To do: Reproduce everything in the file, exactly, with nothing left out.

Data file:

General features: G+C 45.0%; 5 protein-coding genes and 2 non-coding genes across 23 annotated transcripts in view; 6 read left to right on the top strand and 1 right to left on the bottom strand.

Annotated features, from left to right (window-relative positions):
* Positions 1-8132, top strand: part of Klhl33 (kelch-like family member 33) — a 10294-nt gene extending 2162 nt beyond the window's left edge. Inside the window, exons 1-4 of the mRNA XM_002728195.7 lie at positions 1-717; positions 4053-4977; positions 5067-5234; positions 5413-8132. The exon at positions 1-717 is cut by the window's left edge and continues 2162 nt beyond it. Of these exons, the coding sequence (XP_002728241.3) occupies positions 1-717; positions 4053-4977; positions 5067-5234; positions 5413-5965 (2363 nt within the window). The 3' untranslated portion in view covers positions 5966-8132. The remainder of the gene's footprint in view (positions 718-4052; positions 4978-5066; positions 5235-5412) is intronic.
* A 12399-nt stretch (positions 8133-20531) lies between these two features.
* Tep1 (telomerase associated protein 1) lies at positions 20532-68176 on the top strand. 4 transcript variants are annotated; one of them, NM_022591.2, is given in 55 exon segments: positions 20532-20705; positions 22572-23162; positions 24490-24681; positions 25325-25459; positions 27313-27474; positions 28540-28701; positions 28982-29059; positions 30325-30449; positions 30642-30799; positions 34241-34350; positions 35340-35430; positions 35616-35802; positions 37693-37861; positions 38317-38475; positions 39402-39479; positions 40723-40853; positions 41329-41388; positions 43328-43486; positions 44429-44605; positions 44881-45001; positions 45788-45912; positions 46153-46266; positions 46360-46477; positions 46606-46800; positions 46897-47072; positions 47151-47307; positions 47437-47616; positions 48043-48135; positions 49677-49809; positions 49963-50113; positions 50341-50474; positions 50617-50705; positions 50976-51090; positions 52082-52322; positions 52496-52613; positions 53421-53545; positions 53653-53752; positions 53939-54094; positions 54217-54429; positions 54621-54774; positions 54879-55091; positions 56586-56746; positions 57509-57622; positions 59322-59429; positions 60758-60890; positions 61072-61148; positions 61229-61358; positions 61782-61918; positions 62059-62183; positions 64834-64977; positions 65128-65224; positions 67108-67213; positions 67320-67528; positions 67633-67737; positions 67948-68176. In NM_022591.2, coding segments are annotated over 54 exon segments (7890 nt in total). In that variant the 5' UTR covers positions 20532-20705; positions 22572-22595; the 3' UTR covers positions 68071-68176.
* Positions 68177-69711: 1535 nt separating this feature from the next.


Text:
General features: G+C 45.0%; 5 protein-coding genes and 2 non-coding genes across 23 annotated transcripts in view; 6 read left to right on the top strand and 1 right to left on the bottom strand.

Annotated features, from left to right (window-relative positions):
* Positions 1-8132, top strand: part of Klhl33 (kelch-like family member 33) — a 10294-nt gene extending 2162 nt beyond the window's left edge. Inside the window, exons 1-4 of the mRNA XM_002728195.7 lie at positions 1-717; positions 4053-4977; positions 5067-5234; positions 5413-8132. The exon at positions 1-717 is cut by the window's left edge and continues 2162 nt beyond it. Of these exons, the coding sequence (XP_002728241.3) occupies positions 1-717; positions 4053-4977; positions 5067-5234; positions 5413-5965 (2363 nt within the window). The 3' untranslated portion in view covers positions 5966-8132. The remainder of the gene's footprint in view (positions 718-4052; positions 4978-5066; positions 5235-5412) is intronic.
* A 12399-nt stretch (positions 8133-20531) lies between these two features.
* Tep1 (telomerase associated protein 1) lies at positions 20532-68176 on the top strand. 4 transcript variants are annotated; one of them, NM_022591.2, is given in 55 exon segments: positions 20532-20705; positions 22572-23162; positions 24490-24681; positions 25325-25459; positions 27313-27474; positions 28540-28701; positions 28982-29059; positions 30325-30449; positions 30642-30799; positions 34241-34350; positions 35340-35430; positions 35616-35802; positions 37693-37861; positions 38317-38475; positions 39402-39479; positions 40723-40853; positions 41329-41388; positions 43328-43486; positions 44429-44605; positions 44881-45001; positions 45788-45912; positions 46153-46266; positions 46360-46477; positions 46606-46800; positions 46897-47072; positions 47151-47307; positions 47437-47616; positions 48043-48135; positions 49677-49809; positions 49963-50113; positions 50341-50474; positions 50617-50705; positions 50976-51090; positions 52082-52322; positions 52496-52613; positions 53421-53545; positions 53653-53752; positions 53939-54094; positions 54217-54429; positions 54621-54774; positions 54879-55091; positions 56586-56746; positions 57509-57622; positions 59322-59429; positions 60758-60890; positions 61072-61148; positions 61229-61358; positions 61782-61918; positions 62059-62183; positions 64834-64977; positions 65128-65224; positions 67108-67213; positions 67320-67528; positions 67633-67737; positions 67948-68176. In NM_022591.2, coding segments are annotated over 54 exon segments (7890 nt in total). In that variant the 5' UTR covers positions 20532-20705; positions 22572-22595; the 3' UTR covers positions 68071-68176.
* Positions 68177-69711: 1535 nt separating this feature from the next.